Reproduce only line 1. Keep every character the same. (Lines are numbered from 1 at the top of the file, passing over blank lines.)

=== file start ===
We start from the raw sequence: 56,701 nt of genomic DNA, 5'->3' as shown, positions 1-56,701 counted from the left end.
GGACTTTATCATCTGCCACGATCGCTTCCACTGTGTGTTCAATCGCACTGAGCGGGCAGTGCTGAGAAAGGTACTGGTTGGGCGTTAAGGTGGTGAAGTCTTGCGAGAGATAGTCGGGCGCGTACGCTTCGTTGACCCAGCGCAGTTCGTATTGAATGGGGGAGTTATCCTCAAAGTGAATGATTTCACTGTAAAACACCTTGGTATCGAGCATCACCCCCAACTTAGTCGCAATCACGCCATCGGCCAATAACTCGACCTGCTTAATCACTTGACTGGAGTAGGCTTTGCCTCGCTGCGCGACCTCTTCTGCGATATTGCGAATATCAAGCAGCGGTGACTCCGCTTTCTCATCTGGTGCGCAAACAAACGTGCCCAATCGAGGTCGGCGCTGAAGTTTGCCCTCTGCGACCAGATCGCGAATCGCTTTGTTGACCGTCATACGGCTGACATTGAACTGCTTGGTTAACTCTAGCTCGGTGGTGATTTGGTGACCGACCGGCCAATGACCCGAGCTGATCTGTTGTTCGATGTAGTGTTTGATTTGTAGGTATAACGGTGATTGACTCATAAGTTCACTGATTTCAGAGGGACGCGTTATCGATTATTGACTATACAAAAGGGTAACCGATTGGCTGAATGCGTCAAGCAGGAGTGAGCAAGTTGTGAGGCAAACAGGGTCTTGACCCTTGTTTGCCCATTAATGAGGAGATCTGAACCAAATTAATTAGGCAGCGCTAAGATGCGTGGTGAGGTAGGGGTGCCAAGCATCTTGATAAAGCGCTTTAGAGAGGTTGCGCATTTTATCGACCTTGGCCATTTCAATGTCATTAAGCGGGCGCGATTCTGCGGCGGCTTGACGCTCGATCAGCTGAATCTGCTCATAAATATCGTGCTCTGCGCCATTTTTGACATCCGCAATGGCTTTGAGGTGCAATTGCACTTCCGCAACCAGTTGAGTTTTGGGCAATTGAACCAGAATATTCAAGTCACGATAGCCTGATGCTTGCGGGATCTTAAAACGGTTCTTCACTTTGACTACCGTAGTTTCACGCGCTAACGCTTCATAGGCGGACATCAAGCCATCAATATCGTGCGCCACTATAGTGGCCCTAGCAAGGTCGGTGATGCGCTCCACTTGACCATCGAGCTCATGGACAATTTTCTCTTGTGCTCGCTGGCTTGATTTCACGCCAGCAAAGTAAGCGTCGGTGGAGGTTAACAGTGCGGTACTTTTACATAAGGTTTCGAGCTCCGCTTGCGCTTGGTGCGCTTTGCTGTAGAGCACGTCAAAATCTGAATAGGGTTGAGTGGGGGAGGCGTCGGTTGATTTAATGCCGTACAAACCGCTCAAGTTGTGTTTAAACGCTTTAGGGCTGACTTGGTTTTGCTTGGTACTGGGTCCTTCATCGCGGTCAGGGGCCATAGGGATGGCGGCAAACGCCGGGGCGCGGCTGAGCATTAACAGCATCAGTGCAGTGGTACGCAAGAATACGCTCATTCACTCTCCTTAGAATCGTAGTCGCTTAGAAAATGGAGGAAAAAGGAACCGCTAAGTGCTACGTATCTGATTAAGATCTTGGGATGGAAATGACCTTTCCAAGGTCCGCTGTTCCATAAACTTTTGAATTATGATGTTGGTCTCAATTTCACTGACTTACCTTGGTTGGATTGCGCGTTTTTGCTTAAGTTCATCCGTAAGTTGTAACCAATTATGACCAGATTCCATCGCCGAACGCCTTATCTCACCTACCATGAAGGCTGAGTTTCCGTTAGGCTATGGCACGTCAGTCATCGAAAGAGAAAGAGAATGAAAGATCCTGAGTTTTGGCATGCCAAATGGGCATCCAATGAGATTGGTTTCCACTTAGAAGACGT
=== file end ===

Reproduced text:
We start from the raw sequence: 56,701 nt of genomic DNA, 5'->3' as shown, positions 1-56,701 counted from the left end.